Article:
Book Review: Radical Hope

Book Review: Radical HopeRadical Hope: Letters of Love and Dissent in Dangerous Times
by Carolina De Robertis, Junot Díaz, Faith Adiele, Parnaz Foroutan, Chip Livingston, Mohja Kahf, Achy Obejas, Viet Thanh Nguyen, Cherrie Moraga, Kate Schatz, Boris Fishman, Karen Joy Fowler, Elmaz Abinader, Aya de León, Jane Smiley, Luis Alberto Urrea, Mona Eltahawy, Jeff Chang, Claire Messud, Meredith Russo, Reyna Grande, Katie Kitamura, iO Tillett Wright, Francisco Goldman, Celeste Ng, Peter Orner, Cristina García, Aliciz Garza, Roxana Robinson, Lisa See, Jewelle Gomez, Hari Kunzru
on January 1st 1970
Pages: 272
Published by Vintage
Genres: Non-Fiction, Short Stories

Radical Hope is a collection of letters--to ancestors, to children five generations from now, to strangers in grocery lines, to any and all who feel weary and discouraged--written by award-winning novelists, poets, political thinkers, and activists. Provocative and inspiring, Radical Hope offers readers a kaleidoscopic view of the love and courage needed to navigate this time of upheaval, uncertainty, and fear, in view of the recent US presidential election.

My Takeaway  “But language is malleable, and it is not always on the side of truth. This is something every writer knows. Words make and unmake the world with terrifying rapidity, and they do so without moral distinction…There is a battle going on right now over the words we…

Book Review: He Said/She Said

Book Review: He Said/She SaidHe Said/She Said
by Erin Kelly
on June 6th 2017
Pages: 400
Published by Minotaur Books
Genres: Fiction, Suspense/Thriller

In the hushed aftermath of a total eclipse, Laura witnesses a brutal attack. She and her boyfriend Kit call the police, and in that moment, it is not only the victim's life that is changed forever. Fifteen years on, Laura and Kit live in fear, and while Laura knows she was right to speak out, the events that follow have taught her that you can never see the whole picture: something, and someone, is always in the dark.

My Takeaway  “Waiting for something horrible to happen is almost more draining than it actually happening.” Erin Kelly, He Said/She Said I had high expectations for He Said/She Said, but I felt the pace was too slow (especially at the beginning). From the reviews I’ve read…

Book Review: It’s Always the Husband

Book Review: It’s Always the HusbandIt's Always the Husband
by Michele Campbell
on January 1st 1970
Pages: 320
Published by St. Martin's Press
Genres: Mystery/Crime, Suspense/Thriller

Kate, Aubrey, and Jenny. They first met as college roommates and soon became inseparable, even though they are as different as three women can be. Twenty years later, one of them is standing at the edge of a bridge ... and someone else is urging her to jump.

How did things come to this?

As the novel cuts back and forth between their college years and their adult years, you see the exact reasons why these women love and hate each other—but can feelings that strong lead to murder? Or will everyone assume, as is often the case, that it’s always the husband?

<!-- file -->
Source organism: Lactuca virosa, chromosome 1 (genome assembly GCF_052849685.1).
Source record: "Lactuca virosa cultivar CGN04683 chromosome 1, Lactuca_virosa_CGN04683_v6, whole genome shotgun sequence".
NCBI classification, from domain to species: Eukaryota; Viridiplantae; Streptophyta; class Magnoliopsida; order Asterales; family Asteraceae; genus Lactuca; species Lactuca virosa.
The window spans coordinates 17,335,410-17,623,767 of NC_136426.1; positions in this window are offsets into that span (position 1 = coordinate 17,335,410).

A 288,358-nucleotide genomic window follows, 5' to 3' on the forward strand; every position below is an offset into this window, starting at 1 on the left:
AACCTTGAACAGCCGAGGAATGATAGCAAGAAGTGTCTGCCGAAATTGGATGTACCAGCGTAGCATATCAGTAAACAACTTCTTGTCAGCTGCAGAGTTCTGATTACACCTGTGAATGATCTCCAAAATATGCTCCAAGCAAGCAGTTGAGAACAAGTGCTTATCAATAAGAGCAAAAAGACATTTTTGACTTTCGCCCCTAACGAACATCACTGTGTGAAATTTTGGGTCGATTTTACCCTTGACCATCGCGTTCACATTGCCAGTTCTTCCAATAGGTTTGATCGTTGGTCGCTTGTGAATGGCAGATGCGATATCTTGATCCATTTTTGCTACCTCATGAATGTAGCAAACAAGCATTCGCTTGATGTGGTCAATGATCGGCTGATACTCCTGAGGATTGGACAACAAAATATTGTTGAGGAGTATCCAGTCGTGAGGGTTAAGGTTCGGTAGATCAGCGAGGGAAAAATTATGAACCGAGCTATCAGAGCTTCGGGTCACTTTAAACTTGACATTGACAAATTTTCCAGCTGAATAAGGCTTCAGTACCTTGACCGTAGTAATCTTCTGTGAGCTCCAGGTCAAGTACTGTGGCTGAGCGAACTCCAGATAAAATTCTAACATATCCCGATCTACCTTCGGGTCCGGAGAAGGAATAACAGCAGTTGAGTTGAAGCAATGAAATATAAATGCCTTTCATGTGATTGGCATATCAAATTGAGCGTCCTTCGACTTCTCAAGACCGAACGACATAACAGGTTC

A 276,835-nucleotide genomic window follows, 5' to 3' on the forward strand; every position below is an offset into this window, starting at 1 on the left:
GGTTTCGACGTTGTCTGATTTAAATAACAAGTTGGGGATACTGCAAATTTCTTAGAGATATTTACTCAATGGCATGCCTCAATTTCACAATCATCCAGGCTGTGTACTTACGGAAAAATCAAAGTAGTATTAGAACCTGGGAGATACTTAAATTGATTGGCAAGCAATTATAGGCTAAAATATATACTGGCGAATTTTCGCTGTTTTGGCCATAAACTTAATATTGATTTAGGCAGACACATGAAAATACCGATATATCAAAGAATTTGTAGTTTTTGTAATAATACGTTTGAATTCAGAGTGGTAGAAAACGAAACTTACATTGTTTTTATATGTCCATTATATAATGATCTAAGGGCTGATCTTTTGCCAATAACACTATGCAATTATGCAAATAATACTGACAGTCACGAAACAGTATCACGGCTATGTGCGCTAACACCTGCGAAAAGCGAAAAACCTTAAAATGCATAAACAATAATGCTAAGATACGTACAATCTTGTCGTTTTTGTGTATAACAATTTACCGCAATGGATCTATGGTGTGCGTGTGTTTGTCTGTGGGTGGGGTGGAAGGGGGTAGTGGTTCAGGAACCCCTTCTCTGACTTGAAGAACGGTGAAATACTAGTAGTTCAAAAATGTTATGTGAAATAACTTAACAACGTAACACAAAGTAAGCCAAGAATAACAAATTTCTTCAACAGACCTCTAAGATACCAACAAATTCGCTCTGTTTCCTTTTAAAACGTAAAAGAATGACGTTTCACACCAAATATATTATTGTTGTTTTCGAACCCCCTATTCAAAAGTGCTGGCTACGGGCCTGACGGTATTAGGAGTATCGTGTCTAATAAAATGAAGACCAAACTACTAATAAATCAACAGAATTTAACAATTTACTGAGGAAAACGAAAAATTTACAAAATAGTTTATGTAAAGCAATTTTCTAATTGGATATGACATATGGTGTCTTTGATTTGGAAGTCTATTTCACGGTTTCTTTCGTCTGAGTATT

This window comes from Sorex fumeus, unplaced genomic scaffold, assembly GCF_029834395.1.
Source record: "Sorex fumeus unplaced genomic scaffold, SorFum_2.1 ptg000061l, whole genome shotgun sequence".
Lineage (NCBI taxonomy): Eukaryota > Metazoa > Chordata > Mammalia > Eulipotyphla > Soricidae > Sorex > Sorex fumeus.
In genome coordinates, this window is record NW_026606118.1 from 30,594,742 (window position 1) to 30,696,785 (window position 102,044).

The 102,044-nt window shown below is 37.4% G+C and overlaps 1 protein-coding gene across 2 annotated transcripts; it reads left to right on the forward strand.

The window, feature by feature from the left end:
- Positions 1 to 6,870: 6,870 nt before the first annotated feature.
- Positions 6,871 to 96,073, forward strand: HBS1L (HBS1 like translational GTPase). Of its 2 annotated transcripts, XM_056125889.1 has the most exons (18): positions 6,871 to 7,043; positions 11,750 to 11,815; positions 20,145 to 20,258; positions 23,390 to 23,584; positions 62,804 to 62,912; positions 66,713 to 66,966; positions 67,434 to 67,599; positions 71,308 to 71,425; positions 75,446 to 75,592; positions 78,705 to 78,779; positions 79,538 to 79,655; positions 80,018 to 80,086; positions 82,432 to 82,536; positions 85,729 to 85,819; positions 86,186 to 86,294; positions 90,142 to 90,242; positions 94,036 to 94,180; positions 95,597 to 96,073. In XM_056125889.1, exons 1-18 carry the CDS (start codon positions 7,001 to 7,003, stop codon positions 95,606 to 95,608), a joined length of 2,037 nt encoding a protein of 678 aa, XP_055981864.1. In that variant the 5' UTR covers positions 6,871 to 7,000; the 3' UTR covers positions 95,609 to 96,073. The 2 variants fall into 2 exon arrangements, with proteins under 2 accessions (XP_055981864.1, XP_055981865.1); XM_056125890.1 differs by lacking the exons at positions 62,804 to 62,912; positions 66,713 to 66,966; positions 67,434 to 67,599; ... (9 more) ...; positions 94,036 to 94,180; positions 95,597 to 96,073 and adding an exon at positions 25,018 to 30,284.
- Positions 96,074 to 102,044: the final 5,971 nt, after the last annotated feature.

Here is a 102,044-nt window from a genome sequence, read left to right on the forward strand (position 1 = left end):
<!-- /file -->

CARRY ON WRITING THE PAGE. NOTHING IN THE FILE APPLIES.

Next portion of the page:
My Takeaway I gobbled up this novel in one day! Although, the first half of the story moved a bit slow (hardly any suspense), the second half moved at an enjoyable, faster pace. From the beginning, it is obvious the Whipple Triplets (as they are known in college) have drastically…

Book Review: The Twelve Lives of Samuel Hawley

Book Review: The Twelve Lives of Samuel HawleyThe Twelve Lives of Samuel Hawley
by Hannah Tinti
on March 28th 2017
Pages: 480
Published by Dial Press
Genres: Literary Fiction

After years spent living on the run, Samuel Hawley moves with his teenage daughter, Loo, to Olympus, Massachusetts. There, in his late wife's hometown, Hawley finds work as a fisherman, while Loo struggles to fit in at school and grows curious about her mother's mysterious death. Haunting them both are twelve scars Hawley carries on his body, from twelve bullets in his criminal past; a past that eventually spills over into his daughter's present, until together they must face a reckoning yet to come. This father-daughter epic weaves back and forth through time and across America, from Alaska to the Adirondacks.

Both a coming-of-age novel and a literary thriller, The Twelve Lives of Samuel Hawley explores what it means to be a hero, and the cost we pay to protect the people we love most.

My Takeaway  “Everything breaks if you hit it hard enough.” Hannah Tinti, The Twelve Lives of Samuel Hawley The Twelve Lives of Samuel Hawley is beautifully written, enjoyable and worthy of reading. It touches on a father and daughter’s fierce love, acceptance, sacrifice, and survival. Samuel Hawley is a…

Book Review: One of the Boys

Book Review: One of the BoysOne of the Boys
by Daniel Magariel
on March 14th 2017
Pages: 168
Published by Scribner
Genres: Mystery/Crime

The three of them—a twelve-year-old boy, his older brother, their father—have won the war: the father’s term for his bitter divorce and custody battle. They leave their Kansas home and drive through the night to Albuquerque, eager to begin again, united by the thrilling possibility of carving out a new life together. The boys go to school, join basketball teams, make friends. Meanwhile their father works from home, smoking cheap cigars to hide another smell. But soon the little missteps—the dead-eyed absentmindedness, the late night noises, the comings and goings of increasingly odd characters—become sinister, and the boys find themselves watching their father change, grow erratic, then violent.

My Takeaway  One of the Boys, is Magariel’s debut novel and he is a heck of a writer. I read the gripping novella in one sitting and although some parts were difficult to take in, I found myself wanting to read more. However, this somber, dark story is not…